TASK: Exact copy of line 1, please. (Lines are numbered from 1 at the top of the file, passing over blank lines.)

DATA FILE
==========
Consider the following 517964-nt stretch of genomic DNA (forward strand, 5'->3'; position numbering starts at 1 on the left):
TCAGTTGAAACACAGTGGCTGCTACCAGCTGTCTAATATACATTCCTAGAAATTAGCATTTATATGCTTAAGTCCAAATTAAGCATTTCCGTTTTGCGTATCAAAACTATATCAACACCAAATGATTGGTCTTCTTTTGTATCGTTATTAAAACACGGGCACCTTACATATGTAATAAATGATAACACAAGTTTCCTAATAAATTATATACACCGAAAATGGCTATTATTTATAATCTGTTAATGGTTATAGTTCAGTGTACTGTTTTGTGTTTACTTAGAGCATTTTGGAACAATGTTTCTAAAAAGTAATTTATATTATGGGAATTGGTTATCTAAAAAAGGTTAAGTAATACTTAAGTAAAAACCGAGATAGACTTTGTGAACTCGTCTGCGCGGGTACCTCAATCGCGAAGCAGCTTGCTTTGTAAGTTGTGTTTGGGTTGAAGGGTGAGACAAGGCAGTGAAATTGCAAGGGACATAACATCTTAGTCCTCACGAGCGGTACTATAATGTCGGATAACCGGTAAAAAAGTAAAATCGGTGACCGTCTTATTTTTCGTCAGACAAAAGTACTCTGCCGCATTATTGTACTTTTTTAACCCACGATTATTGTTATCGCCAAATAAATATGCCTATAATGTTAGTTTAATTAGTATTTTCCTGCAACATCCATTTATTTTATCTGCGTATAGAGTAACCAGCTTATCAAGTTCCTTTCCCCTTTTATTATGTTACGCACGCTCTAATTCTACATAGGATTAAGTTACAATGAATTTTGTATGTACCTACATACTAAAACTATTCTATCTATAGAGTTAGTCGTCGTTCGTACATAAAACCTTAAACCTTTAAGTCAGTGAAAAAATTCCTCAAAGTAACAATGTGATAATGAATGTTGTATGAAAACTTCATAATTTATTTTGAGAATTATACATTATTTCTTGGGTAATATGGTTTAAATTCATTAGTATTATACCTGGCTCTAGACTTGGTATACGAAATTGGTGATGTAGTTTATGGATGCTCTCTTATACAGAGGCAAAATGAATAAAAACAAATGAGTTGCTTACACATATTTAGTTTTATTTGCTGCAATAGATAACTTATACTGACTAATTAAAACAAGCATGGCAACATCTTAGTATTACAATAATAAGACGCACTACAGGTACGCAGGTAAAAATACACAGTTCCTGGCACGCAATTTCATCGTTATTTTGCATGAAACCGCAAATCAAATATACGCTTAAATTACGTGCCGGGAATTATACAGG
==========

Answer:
Consider the following 517964-nt stretch of genomic DNA (forward strand, 5'->3'; position numbering starts at 1 on the left):